Passenger demand for flights could fall by as much as 41 per cent if an interim “open skies” aviation deal is not struck quickly between the UK and EU.
The claim is made in a report submitted to the government by leading UK airports including Heathrow, Gatwick, Manchester and Stansted, according to Sky News, which has obtained a copy of the report.
The report, written by consultancy WPI Economics, urges the UK government to target October 2018 as a deadline for a new interim aviation arrangement with the EU.
It also looks at a number of potential scenarios caused by Brexit – the most negative forecast is for a 41 per cent drop in passenger demand across the UK’s major airports between March 2018 and March 2019.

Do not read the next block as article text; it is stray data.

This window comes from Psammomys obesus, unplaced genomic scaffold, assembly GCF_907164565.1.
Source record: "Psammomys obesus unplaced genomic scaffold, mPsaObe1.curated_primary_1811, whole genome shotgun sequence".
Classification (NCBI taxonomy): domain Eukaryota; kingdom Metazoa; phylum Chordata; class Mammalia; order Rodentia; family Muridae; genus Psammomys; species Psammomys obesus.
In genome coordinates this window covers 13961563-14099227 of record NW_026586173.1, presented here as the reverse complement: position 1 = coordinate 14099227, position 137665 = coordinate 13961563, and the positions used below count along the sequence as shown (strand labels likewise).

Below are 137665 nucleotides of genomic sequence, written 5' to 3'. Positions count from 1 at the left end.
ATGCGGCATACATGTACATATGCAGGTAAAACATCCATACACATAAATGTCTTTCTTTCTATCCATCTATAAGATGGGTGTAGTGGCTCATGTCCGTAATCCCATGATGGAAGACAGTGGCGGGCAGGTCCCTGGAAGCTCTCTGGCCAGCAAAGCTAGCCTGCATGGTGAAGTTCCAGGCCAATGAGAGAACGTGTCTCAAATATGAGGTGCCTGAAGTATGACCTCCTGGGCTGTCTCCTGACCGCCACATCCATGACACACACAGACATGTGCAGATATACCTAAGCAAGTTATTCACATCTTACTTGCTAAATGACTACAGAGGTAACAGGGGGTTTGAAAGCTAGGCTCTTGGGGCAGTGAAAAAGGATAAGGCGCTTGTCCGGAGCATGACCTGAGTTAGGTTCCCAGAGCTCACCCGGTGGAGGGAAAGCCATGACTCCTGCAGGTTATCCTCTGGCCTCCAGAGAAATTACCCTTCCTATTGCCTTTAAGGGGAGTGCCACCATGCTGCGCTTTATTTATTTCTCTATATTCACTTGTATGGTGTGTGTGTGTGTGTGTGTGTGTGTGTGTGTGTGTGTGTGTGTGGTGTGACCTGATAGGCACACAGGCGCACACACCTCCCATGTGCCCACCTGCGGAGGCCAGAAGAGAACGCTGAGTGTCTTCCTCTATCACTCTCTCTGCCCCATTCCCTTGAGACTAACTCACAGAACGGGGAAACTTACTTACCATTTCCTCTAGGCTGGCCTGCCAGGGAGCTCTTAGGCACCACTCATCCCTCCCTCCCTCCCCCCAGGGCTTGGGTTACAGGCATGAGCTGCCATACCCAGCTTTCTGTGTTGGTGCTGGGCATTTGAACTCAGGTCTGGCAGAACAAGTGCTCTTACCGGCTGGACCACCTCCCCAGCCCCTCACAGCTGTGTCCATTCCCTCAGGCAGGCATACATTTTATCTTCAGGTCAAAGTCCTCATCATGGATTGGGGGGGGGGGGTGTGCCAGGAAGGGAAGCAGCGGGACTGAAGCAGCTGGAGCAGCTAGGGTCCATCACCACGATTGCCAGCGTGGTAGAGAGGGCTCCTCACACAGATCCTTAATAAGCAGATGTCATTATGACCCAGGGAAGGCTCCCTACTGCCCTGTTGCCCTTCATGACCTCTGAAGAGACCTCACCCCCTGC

This would mean 16.2 million fewer journeys between the UK and EU and a 20.6% decline in flights during this 12-month period.
“With airlines, passengers and airports having to plan months if not years in advance, this has potentially detrimental consequences for UK competitiveness, trade, growth and living standards, which all become more significant the longer that UK and EU negotiators fail to deliver a new trading relationship or transitional deal,” says the report.
“Although an 11th-hour deal may prevent planes from being grounded, damage to the aviation industry and the wider economy would have already been done.”